My uncle has this saying … “give me coffee and no one gets hurt.” Ok, so it’s not really a saying, but it’s definitely a fact of life for most of us. Normal Americans consume 2-3 servings of caffeine a day. But for all this caffeine we drink, there is a lot of confusion about the health impacts, especially among athletes who have been known to take caffeine as a performance enhancer.
Probably the most common misconception is that caffeine causes dehydration. Until about two weeks ago, I too believed that my daily cup of joe was causing me to be dehydrated. On the contrary, recent research has shown that caffeine has a diuretic effect and causes dehydration only in very large quantities, like 5 cups of coffee quantities.
Many athletes consume caffeine to improve sports performance. Researchers used to believe that caffeine consumption increased fatty acid metabolism and spared muscle glycogen, resulting in improved performance. It is now thought that caffeine consumption has more to do with improving one’s mental state, and little to do with significant increases in performance. This is because caffeine has similar chemical properties to adenosine, a chemical in the brain responsible for calming you down. When you take in caffeine, it binds to the adenosine receptors in the brain, making you feel alert and awake, and probably happier. Source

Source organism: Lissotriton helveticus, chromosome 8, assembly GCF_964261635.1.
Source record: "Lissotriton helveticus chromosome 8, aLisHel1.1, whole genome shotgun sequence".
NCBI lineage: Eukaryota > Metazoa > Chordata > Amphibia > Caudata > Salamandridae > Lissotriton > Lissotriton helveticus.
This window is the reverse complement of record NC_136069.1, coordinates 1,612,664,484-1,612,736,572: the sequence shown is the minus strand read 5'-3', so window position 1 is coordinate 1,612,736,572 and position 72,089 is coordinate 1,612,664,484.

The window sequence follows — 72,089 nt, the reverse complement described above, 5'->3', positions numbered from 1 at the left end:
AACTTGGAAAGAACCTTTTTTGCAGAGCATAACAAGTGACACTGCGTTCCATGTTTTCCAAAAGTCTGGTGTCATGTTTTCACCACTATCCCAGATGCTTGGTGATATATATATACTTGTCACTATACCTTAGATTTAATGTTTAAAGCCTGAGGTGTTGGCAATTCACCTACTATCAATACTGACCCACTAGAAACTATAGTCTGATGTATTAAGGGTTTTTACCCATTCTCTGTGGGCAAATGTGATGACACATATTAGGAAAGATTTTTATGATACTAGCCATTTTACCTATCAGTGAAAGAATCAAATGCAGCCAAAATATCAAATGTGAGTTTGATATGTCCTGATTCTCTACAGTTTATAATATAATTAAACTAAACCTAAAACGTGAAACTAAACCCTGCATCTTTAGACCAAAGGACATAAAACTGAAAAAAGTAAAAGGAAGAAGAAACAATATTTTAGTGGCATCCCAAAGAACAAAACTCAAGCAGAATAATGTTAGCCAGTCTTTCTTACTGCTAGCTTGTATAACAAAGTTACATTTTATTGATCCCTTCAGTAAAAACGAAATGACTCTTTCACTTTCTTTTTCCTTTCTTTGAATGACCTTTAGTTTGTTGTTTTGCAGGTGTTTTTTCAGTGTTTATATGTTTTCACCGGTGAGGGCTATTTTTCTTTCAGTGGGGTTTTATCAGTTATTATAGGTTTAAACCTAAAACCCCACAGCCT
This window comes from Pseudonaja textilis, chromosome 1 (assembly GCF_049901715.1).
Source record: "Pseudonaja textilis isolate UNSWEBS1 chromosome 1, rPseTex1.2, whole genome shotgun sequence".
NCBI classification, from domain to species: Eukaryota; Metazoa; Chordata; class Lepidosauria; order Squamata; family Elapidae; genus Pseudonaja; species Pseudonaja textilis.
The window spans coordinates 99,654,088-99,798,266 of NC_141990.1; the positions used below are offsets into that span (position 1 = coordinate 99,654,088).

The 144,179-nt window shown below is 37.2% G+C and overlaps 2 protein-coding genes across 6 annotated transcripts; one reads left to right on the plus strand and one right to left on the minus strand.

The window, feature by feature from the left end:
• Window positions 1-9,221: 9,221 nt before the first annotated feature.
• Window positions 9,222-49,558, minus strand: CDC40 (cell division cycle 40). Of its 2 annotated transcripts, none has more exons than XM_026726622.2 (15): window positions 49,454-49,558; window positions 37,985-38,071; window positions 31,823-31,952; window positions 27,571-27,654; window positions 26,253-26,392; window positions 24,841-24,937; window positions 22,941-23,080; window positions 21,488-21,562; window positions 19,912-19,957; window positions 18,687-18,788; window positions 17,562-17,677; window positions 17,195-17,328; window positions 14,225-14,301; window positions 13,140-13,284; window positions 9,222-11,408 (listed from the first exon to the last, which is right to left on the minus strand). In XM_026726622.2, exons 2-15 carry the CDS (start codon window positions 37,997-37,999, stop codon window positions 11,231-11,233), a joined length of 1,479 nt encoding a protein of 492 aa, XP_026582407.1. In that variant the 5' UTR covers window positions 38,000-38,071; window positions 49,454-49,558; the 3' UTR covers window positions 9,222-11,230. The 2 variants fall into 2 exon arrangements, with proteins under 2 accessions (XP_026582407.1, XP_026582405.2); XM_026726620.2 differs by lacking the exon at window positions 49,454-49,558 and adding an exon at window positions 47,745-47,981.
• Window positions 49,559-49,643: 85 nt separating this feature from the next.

Calcium absorption, Cancer, Heart Disease
Many people also believe that caffeine interferes with calcium absorption and can increase one’s risk of cancer and heart disease. All of these myths have proven to be incorrect. In fact caffeine, especially green tea, has been shown to improve health due to it’s high antioxidant and anti-inflammatory properties.
So were are sadly living in denial if we think we need that double shot, non-fat, extra foam latte to function before noon. However, caffeine has many notable positive effects even if it doesn’t directly help us break our PR or finish that project we’ve been putting off.
So enjoy that cup of joe.